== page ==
Single Square Now, Single Payer Later

If you live in Brooklyn and it’s a hot summer day, do yourself a favor and don’t bother going to Coney Island for a dip in the ocean or a stroll on the boardwalk, because if you’re a well-hydrated woman you could run into a pesky problem inside the ladies’ restroom.

The state of New York has such a budget shortfall that park administrators at Coney Island have decided to cut corners by leaving toilet paper dispensers empty.  Park attendants are herding people with full bladders onto “ration lines” where one sheet of single-ply, Sheryl Crow-friendly toilet paper is meted out to women dying to get into a stall.  Men don’t even get a solitary square.

Word to the wise – toting along adult-sized baby wipes is especially important if Coney Island patrons plan to drink large quantities of cold soft drinks on warm summer nights while riding the Cyclone.  Park-goers are left with two choices: bring an extra fanny-pack full of Charmin® for a stroll on the boardwalk, or wear a bathing suit and plan to intermittently break for a quick dip in the salty foam, saying “I’ll be right back, I need to cool off.”

One woman, shocked that toilet paper was being rationed, said “Never in my life have I experienced anything like this. I walked toward a stall, and a bathroom attendant stopped me by shouting, ‘Hey, mami! There’s no toilet paper here,’ and she whipped out a big roll for me to grab some.”

A New York City Parks and Recreation spokesperson insists that toilet paper is stocked daily: “There’s no need to ration, and we’ll make certain our staff does not do so” – another tepid denial coming from another bureaucratic apologist.

Despite the budgetary crisis, the bathroom attendants still on the payroll maintain that the taxpayer-funded Parks Department isn’t adequately stocking the Coney Island public boardwalk with enough toilet paper, thus the bathroom attendant-controlled single-ply quotas.

New Yorkers pay some of the highest taxes in the nation. Their reward for doing so is having government spend more while they’re hung out to dry, having to BYOTP to the beach, boardwalk, and amusement park. Not only are New Yorkers being deprived of basic hygienic provisions, but now when patrons really have to use extra care washing up after using the facilities, the hot water is also turned off.

Even so, there is a larger issue which all Americans had best take heed of that has nothing to do with toilet paper and everything to do with the government’s inability to manage even a single stall in a public bathroom.  Although still a few years off, a similar scenario is likely with government managing America’s health care.

Both state and federal governments cost too much and provide little. Vulnerable Americans needing to use the bathroom at the mercy of an attendant dictating to them what they can and cannot have for the most basic of human needs is a foreshadowing of what lies ahead if a single-payer system is implemented. Americans are destined, in a time of crisis, to find themselves paying a very high price for single-ply/single-sheet health care, doled out by a government employee who’ll be told to leave the dispenser empty and watch over how much everybody gets.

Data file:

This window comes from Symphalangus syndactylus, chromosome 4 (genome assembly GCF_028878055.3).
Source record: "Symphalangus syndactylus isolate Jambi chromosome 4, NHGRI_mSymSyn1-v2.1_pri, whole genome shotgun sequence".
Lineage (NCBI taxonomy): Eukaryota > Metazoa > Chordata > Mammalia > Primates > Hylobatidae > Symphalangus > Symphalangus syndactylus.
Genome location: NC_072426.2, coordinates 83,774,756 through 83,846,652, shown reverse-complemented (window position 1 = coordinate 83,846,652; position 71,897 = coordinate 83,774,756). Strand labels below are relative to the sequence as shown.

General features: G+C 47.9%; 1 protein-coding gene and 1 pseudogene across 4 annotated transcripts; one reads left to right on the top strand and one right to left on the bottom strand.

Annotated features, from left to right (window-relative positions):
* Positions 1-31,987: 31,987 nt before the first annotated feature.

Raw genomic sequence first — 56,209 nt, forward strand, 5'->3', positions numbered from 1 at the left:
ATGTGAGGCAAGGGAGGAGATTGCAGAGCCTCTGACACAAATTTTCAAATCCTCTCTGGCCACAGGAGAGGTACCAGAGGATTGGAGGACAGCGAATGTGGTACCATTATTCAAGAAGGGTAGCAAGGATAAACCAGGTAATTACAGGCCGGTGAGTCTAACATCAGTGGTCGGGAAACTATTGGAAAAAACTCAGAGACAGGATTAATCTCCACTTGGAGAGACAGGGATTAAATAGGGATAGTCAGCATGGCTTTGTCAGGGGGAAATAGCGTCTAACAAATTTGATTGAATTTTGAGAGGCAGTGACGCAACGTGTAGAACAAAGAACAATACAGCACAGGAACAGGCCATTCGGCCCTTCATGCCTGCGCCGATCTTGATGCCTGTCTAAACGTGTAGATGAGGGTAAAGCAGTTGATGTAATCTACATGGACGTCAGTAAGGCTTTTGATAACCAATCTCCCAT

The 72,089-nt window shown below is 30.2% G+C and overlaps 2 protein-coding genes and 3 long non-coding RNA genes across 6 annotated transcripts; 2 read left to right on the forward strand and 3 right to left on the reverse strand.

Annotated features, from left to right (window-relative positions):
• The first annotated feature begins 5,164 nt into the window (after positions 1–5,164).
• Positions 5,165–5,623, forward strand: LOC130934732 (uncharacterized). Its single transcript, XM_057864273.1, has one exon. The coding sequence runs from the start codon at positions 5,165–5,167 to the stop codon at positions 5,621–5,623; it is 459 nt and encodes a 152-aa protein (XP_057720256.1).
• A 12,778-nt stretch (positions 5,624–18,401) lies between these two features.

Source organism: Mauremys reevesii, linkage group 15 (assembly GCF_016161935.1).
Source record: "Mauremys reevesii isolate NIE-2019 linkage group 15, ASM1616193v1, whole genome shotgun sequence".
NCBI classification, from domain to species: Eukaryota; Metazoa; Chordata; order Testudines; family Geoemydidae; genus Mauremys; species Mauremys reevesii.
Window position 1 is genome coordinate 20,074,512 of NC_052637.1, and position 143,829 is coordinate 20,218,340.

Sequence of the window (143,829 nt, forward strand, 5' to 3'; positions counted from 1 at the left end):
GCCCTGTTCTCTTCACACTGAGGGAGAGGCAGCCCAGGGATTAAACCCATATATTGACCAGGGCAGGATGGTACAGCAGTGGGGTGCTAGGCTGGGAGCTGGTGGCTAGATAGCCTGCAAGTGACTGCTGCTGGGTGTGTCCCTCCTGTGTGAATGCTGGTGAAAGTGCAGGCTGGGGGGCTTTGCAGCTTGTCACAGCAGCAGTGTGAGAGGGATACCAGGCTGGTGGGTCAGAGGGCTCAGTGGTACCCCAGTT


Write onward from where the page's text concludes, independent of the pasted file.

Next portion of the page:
Like the shocked woman in the Coney Island lavatory who marveled, “Never in my life have I experienced anything like this,” just wait until nervous mothers across America whose children have ear infections are told by their neighborhood drugstore that the weekly allotment of penicillin is gone and the next shipment doesn’t arrive for 48 hours.

Similar to walking into a restroom for the first time to find toilet paper being rationed, there will also be a first time when Americans, accustomed to easy access and high quality, will “walk toward a doctor’s office or emergency room” like a beachgoer rushing toward a restroom, only to have a bureaucrat inform them: “‘Hey, mami!’ There’s no room at this hospital.” And then traumatized Americans will be placed on ration lines where government workers will dole out certain healthcare procedures like sheets of cheap bathroom tissue.

In the words of a Coney Island tourist from Denmark named Benedikte Friis, after being handed a whisper-thin sheet of toilet tissue the consistency of crepe paper: “It’s very weird that someone decides how much paper you get because they don’t know what situation you’re in. You might need more!”

Precisely! And who better than Benedikte would know that you get what they give you, and ‘they’ could care less ‘what situation you’re in’ or if ‘you might need more,’ a situation similar to how it is in highly-taxed, government-munificent Denmark. Only here it will be worse, because Americans live in a country with 295 million more people than Denmark, run by a government far too similar to the one that runs the toilet paper-deprived park in Coney Island.

With bureaucrats on a par with bathroom attendants set to manage the nation’s health system, Americans are destined to endure a future full of such poor-quality medical care that even tourists from socialist Scandinavia will be shaking their heads and thinking that what’s going on here is more than a little “weird.”